By Michael Dembrow
November 20, 2018

When states watch and learn from each others’ policy victories, it sets the stage for national legislative action. This has played out over the past years with marijuana legalization and health care reform.

A similar process seems to be occurring with carbon pricing, which reduces climate pollution and provides incentives to expand clean energy—though it’s in an earlier stage. Could carbon pricing be the next marijuana of the policy world?

Despite a UN report warning the world that there are only 12 years left to take action to avoid the worst impacts of climate change, the federal government remains intent on rolling back environmental protections and eventually withdrawing from the Paris agreement. But giving in to inaction or delay is simply not an option.

States are going to have to step up to the plate, even in the face of opposition from the fossil fuel industry, and carbon pricing will be one of their primary methods of fighting climate change at the sub-federal level.

To do so, state legislators should study the progression of the state-level marijuana legalization movement, which began in 2012 with Colorado and Washington state legalizing recreational use. Since then, eight more states and Washington, D.C., have followed suit, the latest being Michigan in last Tuesday’s election. In addition, 33 states plus Washington, D.C., have legalized a form of marijuana (either medical or recreational). Public support for legalizing marijuana has more than doubled since 2000, with 62% of Americans now in favor of it.

Now it’s time to apply this state-by-state strategy to preventing climate change. Many eyes were on Washington state this election season, where one of the country’s most ambitious climate efforts was on the ballot. Initiative 1631 would have enacted the first statewide carbon pollution fee in the U.S., but was defeated. Big oil companies like BP and Phillips 66 spent $31 million in Washington to sow confusion and fear over the initiative—and yet, it still earned over 43% of the vote.

But this year’s loss isn’t stopping overall progress on carbon pricing. I am a state senator from Oregon, and one of the original members of the Carbon Costs Coalition, a group of state legislators from across the country dedicated to putting a price on carbon. Thirteen states currently have carbon pricing bills pending in their state legislatures. In Oregon, we came close to passing a cap and invest program earlier this year, and newly re-elected Governor Kate Brown and legislative leadership have expressed a commitment to pass the legislation next year.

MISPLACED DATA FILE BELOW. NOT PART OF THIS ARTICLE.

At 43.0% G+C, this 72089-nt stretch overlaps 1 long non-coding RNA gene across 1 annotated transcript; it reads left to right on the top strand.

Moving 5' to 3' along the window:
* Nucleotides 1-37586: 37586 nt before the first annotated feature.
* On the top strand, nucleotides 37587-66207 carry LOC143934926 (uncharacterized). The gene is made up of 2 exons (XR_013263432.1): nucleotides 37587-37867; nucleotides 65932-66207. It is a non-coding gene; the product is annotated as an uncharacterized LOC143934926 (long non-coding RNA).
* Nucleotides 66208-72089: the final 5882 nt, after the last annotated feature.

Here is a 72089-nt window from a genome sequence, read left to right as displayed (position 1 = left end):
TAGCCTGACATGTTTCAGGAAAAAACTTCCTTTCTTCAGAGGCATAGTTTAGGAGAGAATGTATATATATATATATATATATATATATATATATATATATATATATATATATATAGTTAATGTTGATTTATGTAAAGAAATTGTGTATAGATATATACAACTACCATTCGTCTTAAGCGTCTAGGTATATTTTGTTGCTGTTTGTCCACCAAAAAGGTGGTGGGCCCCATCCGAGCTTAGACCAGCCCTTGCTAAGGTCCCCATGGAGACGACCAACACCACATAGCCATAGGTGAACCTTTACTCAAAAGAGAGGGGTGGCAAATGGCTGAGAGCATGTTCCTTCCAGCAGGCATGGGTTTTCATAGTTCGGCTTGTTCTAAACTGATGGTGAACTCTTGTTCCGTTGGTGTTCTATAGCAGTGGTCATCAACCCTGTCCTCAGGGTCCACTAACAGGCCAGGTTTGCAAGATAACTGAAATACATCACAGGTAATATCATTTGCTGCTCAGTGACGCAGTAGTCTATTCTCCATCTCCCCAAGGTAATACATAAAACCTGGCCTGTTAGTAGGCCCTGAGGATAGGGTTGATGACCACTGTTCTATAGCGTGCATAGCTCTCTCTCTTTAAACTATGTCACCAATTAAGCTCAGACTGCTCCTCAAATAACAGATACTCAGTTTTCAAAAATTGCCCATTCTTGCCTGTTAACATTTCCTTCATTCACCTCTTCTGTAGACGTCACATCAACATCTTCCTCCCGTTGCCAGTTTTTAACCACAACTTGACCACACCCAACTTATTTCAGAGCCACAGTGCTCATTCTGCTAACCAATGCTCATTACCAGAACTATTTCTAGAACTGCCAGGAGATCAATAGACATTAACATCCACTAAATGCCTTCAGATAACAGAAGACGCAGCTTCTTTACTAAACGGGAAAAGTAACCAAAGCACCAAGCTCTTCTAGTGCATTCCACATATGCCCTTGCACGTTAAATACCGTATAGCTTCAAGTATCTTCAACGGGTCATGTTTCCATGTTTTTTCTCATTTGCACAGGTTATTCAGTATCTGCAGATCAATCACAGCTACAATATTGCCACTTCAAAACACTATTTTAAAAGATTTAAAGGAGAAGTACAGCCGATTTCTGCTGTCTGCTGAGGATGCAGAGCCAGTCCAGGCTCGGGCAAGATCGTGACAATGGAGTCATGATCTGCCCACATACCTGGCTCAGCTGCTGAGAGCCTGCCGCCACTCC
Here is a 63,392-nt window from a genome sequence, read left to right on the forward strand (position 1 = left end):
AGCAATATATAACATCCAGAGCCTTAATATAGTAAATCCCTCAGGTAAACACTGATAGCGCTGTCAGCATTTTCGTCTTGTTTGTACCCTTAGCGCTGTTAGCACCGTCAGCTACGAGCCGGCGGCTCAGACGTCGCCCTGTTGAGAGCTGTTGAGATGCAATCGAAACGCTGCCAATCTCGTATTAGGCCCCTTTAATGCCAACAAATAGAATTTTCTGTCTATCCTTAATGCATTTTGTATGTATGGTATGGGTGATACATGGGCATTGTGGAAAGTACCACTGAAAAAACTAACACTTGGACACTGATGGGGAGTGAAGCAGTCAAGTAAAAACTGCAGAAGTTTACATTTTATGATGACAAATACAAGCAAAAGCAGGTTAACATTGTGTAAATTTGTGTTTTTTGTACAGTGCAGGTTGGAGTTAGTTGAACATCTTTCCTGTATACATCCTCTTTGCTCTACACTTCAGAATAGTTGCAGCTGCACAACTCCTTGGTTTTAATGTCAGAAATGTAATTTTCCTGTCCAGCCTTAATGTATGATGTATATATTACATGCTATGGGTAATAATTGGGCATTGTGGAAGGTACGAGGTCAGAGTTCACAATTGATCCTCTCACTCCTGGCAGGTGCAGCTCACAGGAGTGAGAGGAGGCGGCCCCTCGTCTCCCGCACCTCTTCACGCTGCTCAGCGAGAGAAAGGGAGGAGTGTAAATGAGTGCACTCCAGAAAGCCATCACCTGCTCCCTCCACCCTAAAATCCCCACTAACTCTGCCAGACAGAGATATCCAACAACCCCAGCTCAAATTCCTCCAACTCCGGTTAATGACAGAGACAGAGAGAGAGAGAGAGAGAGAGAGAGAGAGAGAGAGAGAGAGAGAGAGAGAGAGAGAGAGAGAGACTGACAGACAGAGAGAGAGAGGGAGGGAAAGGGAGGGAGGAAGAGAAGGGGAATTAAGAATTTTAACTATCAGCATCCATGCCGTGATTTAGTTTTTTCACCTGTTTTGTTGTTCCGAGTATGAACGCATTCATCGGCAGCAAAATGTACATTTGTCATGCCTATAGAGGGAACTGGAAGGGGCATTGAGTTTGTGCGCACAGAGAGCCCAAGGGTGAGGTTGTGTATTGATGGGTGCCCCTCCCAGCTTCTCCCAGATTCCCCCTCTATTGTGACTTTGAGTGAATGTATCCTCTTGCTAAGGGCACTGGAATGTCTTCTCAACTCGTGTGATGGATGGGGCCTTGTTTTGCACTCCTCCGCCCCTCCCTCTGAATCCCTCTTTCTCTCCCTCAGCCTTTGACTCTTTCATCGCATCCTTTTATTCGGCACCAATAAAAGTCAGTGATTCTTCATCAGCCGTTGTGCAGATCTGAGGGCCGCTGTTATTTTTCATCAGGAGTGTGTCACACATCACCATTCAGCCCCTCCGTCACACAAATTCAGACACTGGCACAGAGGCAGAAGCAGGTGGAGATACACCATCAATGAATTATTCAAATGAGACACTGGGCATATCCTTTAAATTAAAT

This post-election landscape positions Oregon to lead on carbon pricing in 2019. Oregon has already legalized marijuana, and we will put a price on carbon. Once we do so, we can expect Washington’s legislature, which has become increasingly pro-environment since the election, to follow.

Additionally, some states already have cap and trade systems in place. Last year, California renewed its program with bipartisan support for another 12 years, and this year, New Jersey announced that it will rejoin nine other states in the Regional Greenhouse Gas Initiative. All of these states have falling emissions, and the initiative supports thousands of clean energy jobs in the region.

With Canada having announced a national carbon tax, the U.S. has a neighbor it can follow. As in America, Canada’s efforts began at the local level, with British Columbia and Quebec leading the way on carbon pricing until these policy was eventually adopted by the federal government.

Looking at the movement toward the legalization of marijuana, the success of the Affordable Care Act, and other grassroots state efforts, it seems that the powerful oil industry’s funding and misinformation campaigns can only hold back the public will for so long.

Michael Dembrow is a state senator in the Oregon legislature. He is a member of the Carbon Costs Coalition, which is part of the National Caucus of Environmental Legislators.

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